Quotations From ANN OAKLEY


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  • Housework is work directly opposed to the possibility of human self-actualization.
    Ann Oakley (b. 1944), British sociologist, author. Woman's Work: The Housewife, Past and Present, ch. 9 (1974).

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  • Clearly, society has a tremendous stake in insisting on a woman's natural fitness for the career of mother: the alternatives are all too expensive.
    Ann Oakley (b. 1944), British sociologist, author. Woman's Work: The Housewife, Past and Present, ch. 8 (1974).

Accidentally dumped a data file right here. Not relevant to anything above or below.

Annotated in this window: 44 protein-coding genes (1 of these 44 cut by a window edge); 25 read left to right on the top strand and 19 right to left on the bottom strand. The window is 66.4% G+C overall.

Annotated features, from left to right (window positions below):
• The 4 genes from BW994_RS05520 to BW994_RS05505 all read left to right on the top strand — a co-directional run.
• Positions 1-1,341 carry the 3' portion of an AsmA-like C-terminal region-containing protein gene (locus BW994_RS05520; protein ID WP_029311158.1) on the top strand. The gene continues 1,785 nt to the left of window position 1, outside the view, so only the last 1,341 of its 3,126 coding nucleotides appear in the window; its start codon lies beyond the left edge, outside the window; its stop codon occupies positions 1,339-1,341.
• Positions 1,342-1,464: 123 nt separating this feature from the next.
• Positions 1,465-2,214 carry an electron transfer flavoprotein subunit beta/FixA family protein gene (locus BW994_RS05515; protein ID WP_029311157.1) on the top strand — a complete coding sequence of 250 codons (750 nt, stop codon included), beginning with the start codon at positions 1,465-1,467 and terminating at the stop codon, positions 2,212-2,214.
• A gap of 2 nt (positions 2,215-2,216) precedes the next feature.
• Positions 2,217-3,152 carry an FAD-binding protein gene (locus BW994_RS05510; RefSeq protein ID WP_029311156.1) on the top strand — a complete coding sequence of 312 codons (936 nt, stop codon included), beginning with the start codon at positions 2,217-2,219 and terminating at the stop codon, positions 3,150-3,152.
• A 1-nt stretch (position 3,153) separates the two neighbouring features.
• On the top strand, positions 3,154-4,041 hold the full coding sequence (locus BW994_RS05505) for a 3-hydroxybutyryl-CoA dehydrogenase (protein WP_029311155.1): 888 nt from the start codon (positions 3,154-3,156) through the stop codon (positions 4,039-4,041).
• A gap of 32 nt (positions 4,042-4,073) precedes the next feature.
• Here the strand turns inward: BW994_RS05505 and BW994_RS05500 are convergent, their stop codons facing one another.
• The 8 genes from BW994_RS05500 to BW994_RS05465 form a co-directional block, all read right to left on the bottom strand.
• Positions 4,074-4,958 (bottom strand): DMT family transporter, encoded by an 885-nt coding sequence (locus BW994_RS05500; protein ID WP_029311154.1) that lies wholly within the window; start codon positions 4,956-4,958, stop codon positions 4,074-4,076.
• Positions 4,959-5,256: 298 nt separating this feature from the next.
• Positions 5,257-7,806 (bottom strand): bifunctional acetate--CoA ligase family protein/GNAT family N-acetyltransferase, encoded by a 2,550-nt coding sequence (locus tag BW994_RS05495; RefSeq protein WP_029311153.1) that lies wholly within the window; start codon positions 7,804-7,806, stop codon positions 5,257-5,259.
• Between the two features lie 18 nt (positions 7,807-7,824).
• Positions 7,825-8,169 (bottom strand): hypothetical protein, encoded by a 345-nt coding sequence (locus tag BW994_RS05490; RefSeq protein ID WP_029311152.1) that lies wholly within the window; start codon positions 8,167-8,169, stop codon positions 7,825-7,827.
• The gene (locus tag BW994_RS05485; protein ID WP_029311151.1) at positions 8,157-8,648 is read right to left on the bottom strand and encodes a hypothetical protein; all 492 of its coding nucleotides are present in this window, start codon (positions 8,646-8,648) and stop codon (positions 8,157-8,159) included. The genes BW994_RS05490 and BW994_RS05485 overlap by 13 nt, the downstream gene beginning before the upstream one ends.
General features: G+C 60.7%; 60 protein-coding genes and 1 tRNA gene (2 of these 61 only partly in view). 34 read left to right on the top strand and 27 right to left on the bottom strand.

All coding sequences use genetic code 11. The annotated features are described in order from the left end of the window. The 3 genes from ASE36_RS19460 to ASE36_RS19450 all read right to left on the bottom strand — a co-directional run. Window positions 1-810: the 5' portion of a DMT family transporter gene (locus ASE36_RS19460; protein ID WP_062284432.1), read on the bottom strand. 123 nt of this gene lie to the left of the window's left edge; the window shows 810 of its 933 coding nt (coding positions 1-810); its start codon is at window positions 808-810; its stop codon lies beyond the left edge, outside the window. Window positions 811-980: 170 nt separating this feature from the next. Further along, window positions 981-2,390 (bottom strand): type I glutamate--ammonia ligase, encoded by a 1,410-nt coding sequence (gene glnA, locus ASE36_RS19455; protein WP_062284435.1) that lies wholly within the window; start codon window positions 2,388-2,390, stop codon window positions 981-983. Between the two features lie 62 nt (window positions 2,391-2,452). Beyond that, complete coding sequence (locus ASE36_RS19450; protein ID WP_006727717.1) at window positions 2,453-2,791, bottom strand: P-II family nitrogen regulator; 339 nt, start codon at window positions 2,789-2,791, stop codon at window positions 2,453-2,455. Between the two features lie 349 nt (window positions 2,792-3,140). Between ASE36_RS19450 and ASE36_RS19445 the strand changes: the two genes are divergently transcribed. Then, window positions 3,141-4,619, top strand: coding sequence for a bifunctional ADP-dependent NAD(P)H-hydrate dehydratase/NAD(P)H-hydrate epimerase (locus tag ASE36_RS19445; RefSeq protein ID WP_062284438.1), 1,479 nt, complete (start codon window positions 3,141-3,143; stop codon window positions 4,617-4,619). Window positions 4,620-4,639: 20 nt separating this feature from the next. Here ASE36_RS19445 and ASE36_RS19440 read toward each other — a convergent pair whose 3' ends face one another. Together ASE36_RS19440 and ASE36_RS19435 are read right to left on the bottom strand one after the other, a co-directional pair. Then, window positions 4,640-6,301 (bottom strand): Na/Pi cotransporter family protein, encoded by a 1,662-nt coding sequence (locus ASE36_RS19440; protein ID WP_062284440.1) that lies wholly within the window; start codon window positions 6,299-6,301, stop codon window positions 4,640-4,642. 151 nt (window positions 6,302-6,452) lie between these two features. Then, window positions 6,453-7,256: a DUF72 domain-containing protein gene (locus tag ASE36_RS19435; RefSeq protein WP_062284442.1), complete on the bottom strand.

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  • Families are nothing other than the idolatry of duty.
    Ann Oakley (b. 1944), British sociologist, author. "The War Between Love and the Family II," Taking It Like a Woman (1984).
  • There are always women who will take men on their own terms. If I were a man I wouldn't bother to change while there are women like that around.
    Ann Oakley (b. 1944), British sociologist, author. quoted in Observer (London, Oct. 27, 1991).

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  • If love ... means that one person absorbs the other, then no real relationship exists any more. Love evaporates; there is nothing left to love. The integrity of self is gone.
    Ann Oakley (b. 1944), British sociologist, author. "Love: Irresolution," Taking It Like a Woman (1984).

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